I can’t sleep, so I am watching LA INK. A woman named Kat Von D runs a rather famous tattoo parlor and these are the shop’s reality moments.
Kat’s body is covered in tats, with some odd tattooed facial dots that give her a cat-like appearance. She wears heavy, thick eyeliner, masses of mascara, and red lipstick. Her clothes are chosen to reveal as much of her body as possible in order to show her product and she appears to have a passion for stripper platform shoes.
I can’t say that she is attractive or that a body covered in ink is sexy, stylish, or even that artistic. It is clearly a matter of taste.
She uses the words, “awesome” and “cool” to the point of irritation and has an appropriately bitchy, unattached demeanor on camera, yet seems rather sweet when talking to her clients.
Her talent is clear as she works quickly to transfer two Fall leaves on the inside of her client’s wrist. Very nice work.
The other women wear thick, heavy false eyelashes and makeup straight from the MAC website—colorful. There is one woman who wears no makeup at all. She is all attitude and the makeup would almost be too much.
The women artists are equally covered in body art, as well as the several men working for Kat. After all, it is a tattoo parlor and the more work on display is a selling point as well as a Los Angeles trend.
I can admire a tattoo or two, but the full sleeves and mass coverings are too much for my taste. A theme, a consistent style, or a well-placed statement piece would be more desirable and have greater impact, in my opinion. During the program, several of these are done for clients and the work is very original and professional.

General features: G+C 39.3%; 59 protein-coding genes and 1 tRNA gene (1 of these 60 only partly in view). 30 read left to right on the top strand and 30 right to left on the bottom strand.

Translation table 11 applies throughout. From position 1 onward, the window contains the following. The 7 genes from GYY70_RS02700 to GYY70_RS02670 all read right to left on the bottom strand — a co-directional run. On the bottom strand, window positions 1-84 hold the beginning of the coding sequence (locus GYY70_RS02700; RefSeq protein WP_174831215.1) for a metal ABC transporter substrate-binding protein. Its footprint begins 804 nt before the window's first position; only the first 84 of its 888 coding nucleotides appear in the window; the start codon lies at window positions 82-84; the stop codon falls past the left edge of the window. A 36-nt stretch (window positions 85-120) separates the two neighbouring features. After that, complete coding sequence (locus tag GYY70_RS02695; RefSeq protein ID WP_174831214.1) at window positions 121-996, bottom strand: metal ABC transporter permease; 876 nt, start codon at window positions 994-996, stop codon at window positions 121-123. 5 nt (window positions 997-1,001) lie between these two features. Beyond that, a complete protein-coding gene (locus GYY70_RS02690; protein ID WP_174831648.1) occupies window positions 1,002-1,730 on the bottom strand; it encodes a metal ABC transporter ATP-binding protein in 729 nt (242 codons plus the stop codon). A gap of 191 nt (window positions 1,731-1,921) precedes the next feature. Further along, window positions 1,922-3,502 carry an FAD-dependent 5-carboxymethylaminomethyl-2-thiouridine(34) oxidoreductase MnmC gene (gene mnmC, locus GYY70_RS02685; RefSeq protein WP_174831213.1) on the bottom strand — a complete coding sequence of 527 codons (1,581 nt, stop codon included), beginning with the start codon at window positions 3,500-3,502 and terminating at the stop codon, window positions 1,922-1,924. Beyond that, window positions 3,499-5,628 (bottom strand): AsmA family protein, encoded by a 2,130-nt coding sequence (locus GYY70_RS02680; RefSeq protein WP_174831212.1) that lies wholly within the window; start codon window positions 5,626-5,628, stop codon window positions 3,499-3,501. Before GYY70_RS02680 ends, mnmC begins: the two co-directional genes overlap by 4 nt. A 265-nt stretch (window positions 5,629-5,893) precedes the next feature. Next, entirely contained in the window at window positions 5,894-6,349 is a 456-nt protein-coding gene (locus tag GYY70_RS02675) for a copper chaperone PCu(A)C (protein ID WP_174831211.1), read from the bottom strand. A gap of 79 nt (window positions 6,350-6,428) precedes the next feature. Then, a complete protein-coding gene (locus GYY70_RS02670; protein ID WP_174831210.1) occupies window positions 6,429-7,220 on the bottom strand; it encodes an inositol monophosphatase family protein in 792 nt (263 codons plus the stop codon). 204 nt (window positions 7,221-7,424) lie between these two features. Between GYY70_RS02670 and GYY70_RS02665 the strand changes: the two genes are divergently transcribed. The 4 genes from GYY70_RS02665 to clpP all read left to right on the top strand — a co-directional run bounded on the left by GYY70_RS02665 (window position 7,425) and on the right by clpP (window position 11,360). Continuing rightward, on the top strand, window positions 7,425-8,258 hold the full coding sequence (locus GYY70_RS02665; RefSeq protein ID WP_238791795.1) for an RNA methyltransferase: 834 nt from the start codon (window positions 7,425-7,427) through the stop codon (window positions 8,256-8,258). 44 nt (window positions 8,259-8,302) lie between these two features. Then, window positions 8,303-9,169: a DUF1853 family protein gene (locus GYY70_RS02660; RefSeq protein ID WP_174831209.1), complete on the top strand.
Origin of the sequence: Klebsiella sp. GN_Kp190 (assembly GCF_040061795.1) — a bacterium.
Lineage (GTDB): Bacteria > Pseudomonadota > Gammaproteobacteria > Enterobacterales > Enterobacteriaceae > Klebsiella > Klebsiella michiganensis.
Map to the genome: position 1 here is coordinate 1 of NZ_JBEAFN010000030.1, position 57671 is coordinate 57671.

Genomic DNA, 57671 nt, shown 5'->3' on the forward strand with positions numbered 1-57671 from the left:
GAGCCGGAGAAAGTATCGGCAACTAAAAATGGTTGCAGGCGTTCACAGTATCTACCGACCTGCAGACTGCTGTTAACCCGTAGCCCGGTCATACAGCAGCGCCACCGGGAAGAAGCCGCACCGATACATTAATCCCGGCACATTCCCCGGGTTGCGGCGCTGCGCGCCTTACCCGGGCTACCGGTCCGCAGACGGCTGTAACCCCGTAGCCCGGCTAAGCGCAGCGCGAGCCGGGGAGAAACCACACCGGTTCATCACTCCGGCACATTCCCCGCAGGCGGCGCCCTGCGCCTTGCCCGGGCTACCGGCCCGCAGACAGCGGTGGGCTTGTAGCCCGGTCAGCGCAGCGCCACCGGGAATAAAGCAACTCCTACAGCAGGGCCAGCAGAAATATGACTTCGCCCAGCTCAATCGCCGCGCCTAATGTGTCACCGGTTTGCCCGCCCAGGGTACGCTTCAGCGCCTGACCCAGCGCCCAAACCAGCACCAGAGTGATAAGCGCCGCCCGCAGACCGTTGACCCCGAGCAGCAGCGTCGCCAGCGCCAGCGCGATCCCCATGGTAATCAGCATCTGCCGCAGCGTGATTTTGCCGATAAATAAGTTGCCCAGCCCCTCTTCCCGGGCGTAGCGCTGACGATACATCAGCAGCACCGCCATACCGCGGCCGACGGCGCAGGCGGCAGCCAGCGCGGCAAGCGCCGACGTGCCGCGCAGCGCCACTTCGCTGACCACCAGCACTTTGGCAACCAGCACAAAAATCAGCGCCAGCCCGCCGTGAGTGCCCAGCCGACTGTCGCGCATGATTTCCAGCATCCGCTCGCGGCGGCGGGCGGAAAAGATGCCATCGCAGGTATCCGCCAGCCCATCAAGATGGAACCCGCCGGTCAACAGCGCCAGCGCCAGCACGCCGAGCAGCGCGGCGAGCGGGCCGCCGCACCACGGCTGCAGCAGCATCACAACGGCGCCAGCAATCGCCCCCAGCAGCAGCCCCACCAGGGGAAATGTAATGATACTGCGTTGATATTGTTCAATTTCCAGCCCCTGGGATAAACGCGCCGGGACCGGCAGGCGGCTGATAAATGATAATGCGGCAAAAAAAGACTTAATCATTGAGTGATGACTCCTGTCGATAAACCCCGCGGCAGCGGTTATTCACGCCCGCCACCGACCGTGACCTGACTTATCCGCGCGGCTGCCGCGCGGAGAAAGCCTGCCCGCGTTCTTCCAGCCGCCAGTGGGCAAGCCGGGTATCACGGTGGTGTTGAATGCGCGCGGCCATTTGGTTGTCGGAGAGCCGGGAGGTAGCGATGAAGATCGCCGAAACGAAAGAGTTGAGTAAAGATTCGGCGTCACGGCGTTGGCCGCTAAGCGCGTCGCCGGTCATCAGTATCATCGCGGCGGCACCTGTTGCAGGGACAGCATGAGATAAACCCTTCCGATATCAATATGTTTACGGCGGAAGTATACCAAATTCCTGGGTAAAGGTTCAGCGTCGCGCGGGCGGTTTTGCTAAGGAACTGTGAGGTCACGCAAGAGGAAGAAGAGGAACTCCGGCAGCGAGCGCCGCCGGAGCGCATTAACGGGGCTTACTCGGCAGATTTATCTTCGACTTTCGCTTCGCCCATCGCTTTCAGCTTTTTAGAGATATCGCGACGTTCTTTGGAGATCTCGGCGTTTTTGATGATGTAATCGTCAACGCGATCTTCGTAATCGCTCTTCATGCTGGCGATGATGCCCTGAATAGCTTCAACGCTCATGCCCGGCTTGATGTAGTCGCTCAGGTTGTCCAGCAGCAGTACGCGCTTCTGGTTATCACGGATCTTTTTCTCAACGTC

I have no tattoos, but I toy with the idea of having the Crow Spirit, my 1949 Harley Davidson, imaged on some area of my body. Or perhaps a crow winging across my shoulder as a tribute to Blackbird Motorcycles and my love of these motorcycles.
It’s a very trendy art form that has been embraced by all generations, genders, and professions. I have often been a bit alarmed to see police officers with full sleeves or neck tattoos. The only visual separation between them and the prisoners is the uniform rather than an orange jump suit.
My office co-workers all have tattoos and the policy is that they must be covered at work. It is so common that it no longer has the edge of a rebel or an outsider. Funny, the rebel is the person who does not embrace the trends. Their edge comes from within and does not need a tattoo to make a statement of cool, but it is fun, it is art, and one toys with the idea.